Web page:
Keynote lecture (12:00-13:30)
Kristin McGee (Rijksuniversiteit Groningen)
From Resilience to Participation in Music Video
How do we recognize power in contemporary popular culture, especially in the complex and highly mobile online environment of music video broadcasting, consumption, and participation? In this presentation, I’ll examine how current music creation practices have led to new power dynamics in the music world. In particular, I’ll explore how certain relations in the pop music field perpetuate well-established hierarchies, such as those between male producers and female vocalists, or between music performers and music publishers. However, within the online climate of social media, and especially in the highly engaging world of music video, the political field of cultural representation has taken on a new dimension. Artists and producers exploit both the technical and aesthetic potential of film and digital editing as well as new sonic manipulation techniques to extend their artistic voices and destabilize genre conventions. Further, users of online media including amateur arts participants influence such creative practices and power dynamics by reacting to and engaging with pop culture, sometimes in highly critical formats such as satirical dance remakes of global pop hits. Throughout this presentation, I’ll draw from the contemporary pop music world to shed light on how the creators and consumers of pop culture participate in such power negotiations. Ultimately, I’ll suggest new ways of experiencing music video in the twenty first century which exposes the interconnections between the global circulation of popular culture and the dialogical performance of emerging cultural values throughout the world.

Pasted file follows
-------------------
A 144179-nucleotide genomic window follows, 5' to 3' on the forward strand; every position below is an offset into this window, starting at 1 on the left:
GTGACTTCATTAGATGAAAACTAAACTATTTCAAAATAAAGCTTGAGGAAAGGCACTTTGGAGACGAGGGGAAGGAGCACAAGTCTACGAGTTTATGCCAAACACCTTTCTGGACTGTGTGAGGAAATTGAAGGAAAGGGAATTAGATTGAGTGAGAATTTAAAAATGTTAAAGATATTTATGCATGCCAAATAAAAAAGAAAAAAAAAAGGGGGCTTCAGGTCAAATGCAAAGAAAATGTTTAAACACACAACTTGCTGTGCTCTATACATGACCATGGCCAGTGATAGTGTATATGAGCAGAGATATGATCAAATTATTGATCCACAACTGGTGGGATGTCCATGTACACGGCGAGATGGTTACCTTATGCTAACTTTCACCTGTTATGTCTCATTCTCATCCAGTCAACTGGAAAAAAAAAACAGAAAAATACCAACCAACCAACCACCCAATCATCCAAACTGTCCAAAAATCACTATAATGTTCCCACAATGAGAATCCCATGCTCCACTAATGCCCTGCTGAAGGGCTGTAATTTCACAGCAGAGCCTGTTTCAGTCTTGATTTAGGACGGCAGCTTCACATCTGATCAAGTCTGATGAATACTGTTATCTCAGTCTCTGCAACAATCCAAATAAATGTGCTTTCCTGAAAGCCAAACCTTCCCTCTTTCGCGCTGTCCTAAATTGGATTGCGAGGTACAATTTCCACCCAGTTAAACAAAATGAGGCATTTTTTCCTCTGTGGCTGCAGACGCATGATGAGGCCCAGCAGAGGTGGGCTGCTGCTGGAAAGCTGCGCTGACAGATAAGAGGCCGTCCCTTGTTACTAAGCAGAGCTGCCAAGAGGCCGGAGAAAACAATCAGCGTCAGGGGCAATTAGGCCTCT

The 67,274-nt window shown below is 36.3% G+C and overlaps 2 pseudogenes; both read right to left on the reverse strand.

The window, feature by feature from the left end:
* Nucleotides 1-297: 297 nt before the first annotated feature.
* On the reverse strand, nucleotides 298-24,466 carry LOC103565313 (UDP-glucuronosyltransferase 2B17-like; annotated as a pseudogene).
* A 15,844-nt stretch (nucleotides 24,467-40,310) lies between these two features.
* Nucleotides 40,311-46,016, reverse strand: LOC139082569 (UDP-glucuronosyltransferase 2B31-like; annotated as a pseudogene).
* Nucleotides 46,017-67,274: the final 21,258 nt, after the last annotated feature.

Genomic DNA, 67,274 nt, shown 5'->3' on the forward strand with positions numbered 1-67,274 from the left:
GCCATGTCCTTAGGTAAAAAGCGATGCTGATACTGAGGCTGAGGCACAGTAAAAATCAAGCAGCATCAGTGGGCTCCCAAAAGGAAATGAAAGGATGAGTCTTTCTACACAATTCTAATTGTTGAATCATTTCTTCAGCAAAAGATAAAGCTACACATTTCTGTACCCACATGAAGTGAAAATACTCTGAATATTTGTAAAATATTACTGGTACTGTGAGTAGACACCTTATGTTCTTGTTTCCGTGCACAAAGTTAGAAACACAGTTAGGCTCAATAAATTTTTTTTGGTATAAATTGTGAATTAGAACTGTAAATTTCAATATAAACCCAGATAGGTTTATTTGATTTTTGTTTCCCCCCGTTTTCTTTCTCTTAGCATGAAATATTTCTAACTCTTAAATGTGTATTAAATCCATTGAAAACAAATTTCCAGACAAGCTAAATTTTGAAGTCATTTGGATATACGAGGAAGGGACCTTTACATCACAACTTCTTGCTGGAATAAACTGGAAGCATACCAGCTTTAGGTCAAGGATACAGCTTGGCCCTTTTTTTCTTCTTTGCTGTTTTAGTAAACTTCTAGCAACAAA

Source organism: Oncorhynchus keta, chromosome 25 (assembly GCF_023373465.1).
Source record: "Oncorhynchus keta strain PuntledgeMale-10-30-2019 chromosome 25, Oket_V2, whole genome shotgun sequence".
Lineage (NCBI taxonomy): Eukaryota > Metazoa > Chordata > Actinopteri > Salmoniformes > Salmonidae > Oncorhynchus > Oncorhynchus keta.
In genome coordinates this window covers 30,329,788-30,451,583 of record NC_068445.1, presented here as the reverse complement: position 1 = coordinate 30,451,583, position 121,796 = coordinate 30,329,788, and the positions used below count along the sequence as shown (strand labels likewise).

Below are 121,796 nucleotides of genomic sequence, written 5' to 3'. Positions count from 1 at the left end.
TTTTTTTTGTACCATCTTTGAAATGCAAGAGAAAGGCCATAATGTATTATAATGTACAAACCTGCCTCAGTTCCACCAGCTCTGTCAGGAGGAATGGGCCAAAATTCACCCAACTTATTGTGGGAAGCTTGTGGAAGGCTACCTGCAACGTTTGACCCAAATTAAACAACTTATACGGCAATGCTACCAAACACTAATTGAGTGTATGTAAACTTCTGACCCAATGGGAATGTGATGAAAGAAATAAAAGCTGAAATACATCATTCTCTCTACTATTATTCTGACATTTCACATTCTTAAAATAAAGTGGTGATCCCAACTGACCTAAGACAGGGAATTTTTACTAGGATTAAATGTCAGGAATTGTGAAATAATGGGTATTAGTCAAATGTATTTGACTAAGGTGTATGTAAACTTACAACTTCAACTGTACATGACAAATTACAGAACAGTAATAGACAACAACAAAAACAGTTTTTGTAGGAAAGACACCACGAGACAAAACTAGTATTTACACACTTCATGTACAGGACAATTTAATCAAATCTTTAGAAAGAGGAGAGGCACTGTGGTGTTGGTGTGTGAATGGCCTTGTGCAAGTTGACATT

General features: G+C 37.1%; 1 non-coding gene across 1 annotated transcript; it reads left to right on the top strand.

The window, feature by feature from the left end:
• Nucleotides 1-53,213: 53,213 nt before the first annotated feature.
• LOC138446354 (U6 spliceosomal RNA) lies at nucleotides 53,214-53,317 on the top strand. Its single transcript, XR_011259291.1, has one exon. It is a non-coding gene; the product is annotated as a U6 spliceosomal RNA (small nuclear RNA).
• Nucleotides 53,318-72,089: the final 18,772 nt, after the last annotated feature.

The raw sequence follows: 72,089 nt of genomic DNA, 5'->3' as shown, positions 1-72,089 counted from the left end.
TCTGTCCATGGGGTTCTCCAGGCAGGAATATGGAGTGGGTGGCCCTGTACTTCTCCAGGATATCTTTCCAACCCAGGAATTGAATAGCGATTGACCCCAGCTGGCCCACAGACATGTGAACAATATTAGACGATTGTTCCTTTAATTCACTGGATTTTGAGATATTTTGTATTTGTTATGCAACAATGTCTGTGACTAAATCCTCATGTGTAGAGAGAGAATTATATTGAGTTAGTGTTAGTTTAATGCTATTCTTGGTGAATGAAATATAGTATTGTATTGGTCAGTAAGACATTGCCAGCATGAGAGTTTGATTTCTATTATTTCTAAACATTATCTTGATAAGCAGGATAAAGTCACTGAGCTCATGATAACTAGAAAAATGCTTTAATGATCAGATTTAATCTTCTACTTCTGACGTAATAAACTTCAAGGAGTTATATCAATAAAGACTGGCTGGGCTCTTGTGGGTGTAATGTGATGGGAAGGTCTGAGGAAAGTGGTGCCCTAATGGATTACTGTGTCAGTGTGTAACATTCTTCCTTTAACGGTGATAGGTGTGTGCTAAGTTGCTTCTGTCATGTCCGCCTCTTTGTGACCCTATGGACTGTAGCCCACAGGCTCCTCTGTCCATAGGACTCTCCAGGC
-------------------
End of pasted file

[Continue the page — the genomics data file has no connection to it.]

Kristin McGee is an Associate Professor of Popular Music in the Arts, Culture and Media Department at the University of Groningen in the Netherlands. She is also the current Chair of the Board of the International Association for the Study of Popular Music Benelux. She has written on the subject of jazz, gender, and popular music and audiovisual media within a variety of articles and books, including her manuscript Some Liked it Hot: Jazz Women in Film and Television (Wesleyan University Press 2009). She is currently completing a manuscript on the crossover jazz scenes of the Netherlands.